After a frustrating finish at the Carpet Capital Collegiate two weeks ago, sophomore Claudio Correa refocused and captured a share of the win at the Jackrabbit Invitational at The Prairie Golf Club over the weekend.
Correa’s 7-under finish helped lead USF to a dominant 19-stroke victory, its first of the season.
“He’s just that good,” coach Steven Bradley said of Correa. “He was pretty embarrassed after the first tournament and he came out with something to prove to himself that last year wasn’t a fluke.”
Correa, the 2014 AAC Freshman of the Year, birdied six holes — five on the back nine — during his third round. A birdie on the par-5 15th hole moved him into the top spot where he would finish tied with Oregon’s Aaron Wise.
Correa’s final round got off to a rough start with a bogey on his first hole, but the Chile native bounced back, rattling off five birdies in the following 12 holes.
“(Correa) just got more and more comfortable, and when he gets going with his confidence, he’s a pretty tough player to beat,” Bradley said.
The win is Correa’s first of the season and second of his career. Correa won the Gator Invitational in the spring — one of his six top-10 finishes.
Of the 73 players in the field, USF placed all five starters in the top 14, with sophomore Cristian DiMarco placing tied for 38th as an individual.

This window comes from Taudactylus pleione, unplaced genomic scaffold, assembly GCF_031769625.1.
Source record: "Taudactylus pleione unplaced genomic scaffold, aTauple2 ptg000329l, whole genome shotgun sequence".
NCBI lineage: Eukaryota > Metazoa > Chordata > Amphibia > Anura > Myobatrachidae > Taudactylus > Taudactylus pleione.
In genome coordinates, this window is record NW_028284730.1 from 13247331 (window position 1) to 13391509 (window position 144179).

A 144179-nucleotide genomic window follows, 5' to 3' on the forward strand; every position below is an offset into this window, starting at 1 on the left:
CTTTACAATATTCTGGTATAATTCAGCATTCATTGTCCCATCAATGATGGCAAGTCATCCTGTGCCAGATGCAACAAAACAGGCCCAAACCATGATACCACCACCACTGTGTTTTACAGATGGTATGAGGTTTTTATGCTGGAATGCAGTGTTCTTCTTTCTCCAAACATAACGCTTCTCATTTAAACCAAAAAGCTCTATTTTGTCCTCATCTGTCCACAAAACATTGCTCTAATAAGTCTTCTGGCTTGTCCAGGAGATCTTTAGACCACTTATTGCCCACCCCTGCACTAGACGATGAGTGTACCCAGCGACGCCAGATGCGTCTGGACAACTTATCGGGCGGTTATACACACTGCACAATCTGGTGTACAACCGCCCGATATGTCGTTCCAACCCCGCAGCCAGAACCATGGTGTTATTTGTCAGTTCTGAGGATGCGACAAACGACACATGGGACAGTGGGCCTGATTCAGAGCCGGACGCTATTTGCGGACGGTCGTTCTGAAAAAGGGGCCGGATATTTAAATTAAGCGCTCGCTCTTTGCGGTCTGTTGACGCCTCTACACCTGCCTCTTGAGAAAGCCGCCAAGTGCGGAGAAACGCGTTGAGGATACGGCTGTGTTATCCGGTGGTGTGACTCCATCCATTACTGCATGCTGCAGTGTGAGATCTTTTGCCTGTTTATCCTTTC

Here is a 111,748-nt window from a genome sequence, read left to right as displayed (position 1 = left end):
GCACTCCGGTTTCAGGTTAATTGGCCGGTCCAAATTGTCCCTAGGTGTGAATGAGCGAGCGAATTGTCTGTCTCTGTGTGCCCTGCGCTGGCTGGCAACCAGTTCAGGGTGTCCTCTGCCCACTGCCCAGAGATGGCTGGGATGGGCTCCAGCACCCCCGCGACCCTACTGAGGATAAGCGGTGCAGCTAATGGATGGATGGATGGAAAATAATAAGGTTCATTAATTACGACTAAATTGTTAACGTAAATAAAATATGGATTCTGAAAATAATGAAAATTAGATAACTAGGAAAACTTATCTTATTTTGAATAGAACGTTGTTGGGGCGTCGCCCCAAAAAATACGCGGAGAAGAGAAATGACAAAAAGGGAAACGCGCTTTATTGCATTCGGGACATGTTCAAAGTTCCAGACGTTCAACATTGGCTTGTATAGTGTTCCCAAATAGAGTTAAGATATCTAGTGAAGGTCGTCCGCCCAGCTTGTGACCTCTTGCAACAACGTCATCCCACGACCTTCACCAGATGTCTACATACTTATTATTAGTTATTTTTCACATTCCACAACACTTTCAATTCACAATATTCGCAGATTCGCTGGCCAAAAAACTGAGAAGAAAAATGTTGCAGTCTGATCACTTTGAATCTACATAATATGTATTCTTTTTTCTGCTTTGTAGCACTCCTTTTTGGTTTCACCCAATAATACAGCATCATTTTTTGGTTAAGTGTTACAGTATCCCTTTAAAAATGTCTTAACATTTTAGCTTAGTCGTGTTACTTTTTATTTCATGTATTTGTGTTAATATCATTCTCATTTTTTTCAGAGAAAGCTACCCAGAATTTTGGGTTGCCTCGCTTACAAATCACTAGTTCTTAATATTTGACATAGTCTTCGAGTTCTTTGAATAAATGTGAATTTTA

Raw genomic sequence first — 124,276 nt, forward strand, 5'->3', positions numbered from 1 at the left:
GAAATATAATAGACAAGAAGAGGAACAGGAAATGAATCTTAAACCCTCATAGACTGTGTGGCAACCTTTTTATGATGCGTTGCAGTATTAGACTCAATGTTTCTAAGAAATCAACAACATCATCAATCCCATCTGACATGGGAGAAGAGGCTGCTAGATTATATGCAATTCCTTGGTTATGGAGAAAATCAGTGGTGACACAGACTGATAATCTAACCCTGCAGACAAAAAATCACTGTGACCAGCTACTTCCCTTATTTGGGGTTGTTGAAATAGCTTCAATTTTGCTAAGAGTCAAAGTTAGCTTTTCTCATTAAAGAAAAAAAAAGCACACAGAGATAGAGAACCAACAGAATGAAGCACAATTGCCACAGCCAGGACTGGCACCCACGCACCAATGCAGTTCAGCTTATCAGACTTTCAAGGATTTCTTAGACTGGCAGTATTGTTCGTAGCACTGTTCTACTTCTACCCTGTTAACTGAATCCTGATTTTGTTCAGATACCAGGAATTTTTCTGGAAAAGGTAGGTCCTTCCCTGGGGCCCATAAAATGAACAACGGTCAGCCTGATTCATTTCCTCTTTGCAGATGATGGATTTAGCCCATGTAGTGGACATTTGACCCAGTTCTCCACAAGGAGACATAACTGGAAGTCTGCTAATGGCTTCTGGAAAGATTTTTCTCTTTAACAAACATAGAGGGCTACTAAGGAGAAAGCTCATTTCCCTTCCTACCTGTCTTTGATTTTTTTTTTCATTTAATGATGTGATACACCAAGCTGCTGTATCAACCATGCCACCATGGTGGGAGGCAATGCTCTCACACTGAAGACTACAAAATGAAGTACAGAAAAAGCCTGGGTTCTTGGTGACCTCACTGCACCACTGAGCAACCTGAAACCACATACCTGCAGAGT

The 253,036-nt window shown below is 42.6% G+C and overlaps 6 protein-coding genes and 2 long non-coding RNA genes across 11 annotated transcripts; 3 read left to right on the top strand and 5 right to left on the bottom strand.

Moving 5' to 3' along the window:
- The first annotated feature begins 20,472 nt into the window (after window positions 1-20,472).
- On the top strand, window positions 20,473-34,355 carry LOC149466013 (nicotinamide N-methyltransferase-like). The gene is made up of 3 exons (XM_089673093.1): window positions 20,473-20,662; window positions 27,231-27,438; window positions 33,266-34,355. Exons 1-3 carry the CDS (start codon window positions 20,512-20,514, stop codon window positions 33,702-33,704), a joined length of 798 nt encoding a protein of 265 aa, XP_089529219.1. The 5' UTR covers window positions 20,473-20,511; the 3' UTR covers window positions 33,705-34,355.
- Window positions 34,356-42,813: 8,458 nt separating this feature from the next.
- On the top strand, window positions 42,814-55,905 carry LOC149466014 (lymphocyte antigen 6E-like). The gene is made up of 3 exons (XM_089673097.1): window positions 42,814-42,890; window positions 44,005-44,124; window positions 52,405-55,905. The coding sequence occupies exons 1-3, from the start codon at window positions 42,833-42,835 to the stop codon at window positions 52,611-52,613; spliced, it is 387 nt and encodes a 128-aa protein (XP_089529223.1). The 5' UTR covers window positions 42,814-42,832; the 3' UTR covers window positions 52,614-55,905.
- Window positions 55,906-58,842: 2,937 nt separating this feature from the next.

Senior Chase Koepka’s 5-under third round moved him into sole possession of seventh place with a 4-under-par score for the tournament.
Junior Rigel Fernandes and senior Aksel Olsen finished just outside the top 10. Fernandes carded one more birdie in the final round than Correa, but with five bogeys, he finished in 11th place at 1-under-par. Olsen finished in 13th at 1-over.
“(The depth) is great for us,” Bradley said. “We only have three of the five (starters) returning from last year’s squad, but coming into the season, on paper I felt we were better than we were last year.
“But we played really well as a team last year. Just because you have the talent, doesn’t mean you’re going to produce the results.”
USF’s finish at 18-under-par is the fourth lowest in program history and the most strokes-under-par since the Bulls’ 27-under finish in the AAC championship in May.
“It’s satisfying to get the win, but it’s all the more gratifying as a coach when we played as poorly we did in the first event and then come out here and prove to ourselves that they are a legitimate team,” Bradley said.